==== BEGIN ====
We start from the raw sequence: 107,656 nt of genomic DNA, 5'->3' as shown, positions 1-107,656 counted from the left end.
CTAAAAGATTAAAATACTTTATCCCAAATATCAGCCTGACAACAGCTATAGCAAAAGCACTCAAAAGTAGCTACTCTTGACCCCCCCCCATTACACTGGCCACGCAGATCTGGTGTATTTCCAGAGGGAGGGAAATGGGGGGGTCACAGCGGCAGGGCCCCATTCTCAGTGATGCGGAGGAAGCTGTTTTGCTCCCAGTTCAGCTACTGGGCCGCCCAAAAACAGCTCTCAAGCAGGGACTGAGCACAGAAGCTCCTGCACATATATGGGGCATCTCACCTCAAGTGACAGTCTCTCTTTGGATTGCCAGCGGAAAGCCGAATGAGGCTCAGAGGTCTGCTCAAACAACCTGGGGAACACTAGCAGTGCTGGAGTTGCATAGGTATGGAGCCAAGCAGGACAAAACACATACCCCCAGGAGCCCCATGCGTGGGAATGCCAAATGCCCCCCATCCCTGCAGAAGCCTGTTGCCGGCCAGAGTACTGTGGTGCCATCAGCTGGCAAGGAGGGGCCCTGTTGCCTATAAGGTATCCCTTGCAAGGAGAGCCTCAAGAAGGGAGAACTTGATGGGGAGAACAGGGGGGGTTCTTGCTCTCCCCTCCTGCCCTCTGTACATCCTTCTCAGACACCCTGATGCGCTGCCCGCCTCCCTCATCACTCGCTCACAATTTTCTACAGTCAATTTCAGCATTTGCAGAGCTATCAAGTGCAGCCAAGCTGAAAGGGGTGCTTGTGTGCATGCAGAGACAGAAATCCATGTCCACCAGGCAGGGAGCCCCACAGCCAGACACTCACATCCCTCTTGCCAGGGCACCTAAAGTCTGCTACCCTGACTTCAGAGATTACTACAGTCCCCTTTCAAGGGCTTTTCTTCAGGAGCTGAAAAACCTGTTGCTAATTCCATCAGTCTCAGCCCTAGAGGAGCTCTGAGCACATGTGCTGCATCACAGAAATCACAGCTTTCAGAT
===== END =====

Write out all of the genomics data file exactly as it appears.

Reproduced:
We start from the raw sequence: 107,656 nt of genomic DNA, 5'->3' as shown, positions 1-107,656 counted from the left end.
CTAAAAGATTAAAATACTTTATCCCAAATATCAGCCTGACAACAGCTATAGCAAAAGCACTCAAAAGTAGCTACTCTTGACCCCCCCCCATTACACTGGCCACGCAGATCTGGTGTATTTCCAGAGGGAGGGAAATGGGGGGGTCACAGCGGCAGGGCCCCATTCTCAGTGATGCGGAGGAAGCTGTTTTGCTCCCAGTTCAGCTACTGGGCCGCCCAAAAACAGCTCTCAAGCAGGGACTGAGCACAGAAGCTCCTGCACATATATGGGGCATCTCACCTCAAGTGACAGTCTCTCTTTGGATTGCCAGCGGAAAGCCGAATGAGGCTCAGAGGTCTGCTCAAACAACCTGGGGAACACTAGCAGTGCTGGAGTTGCATAGGTATGGAGCCAAGCAGGACAAAACACATACCCCCAGGAGCCCCATGCGTGGGAATGCCAAATGCCCCCCATCCCTGCAGAAGCCTGTTGCCGGCCAGAGTACTGTGGTGCCATCAGCTGGCAAGGAGGGGCCCTGTTGCCTATAAGGTATCCCTTGCAAGGAGAGCCTCAAGAAGGGAGAACTTGATGGGGAGAACAGGGGGGGTTCTTGCTCTCCCCTCCTGCCCTCTGTACATCCTTCTCAGACACCCTGATGCGCTGCCCGCCTCCCTCATCACTCGCTCACAATTTTCTACAGTCAATTTCAGCATTTGCAGAGCTATCAAGTGCAGCCAAGCTGAAAGGGGTGCTTGTGTGCATGCAGAGACAGAAATCCATGTCCACCAGGCAGGGAGCCCCACAGCCAGACACTCACATCCCTCTTGCCAGGGCACCTAAAGTCTGCTACCCTGACTTCAGAGATTACTACAGTCCCCTTTCAAGGGCTTTTCTTCAGGAGCTGAAAAACCTGTTGCTAATTCCATCAGTCTCAGCCCTAGAGGAGCTCTGAGCACATGTGCTGCATCACAGAAATCACAGCTTTCAGAT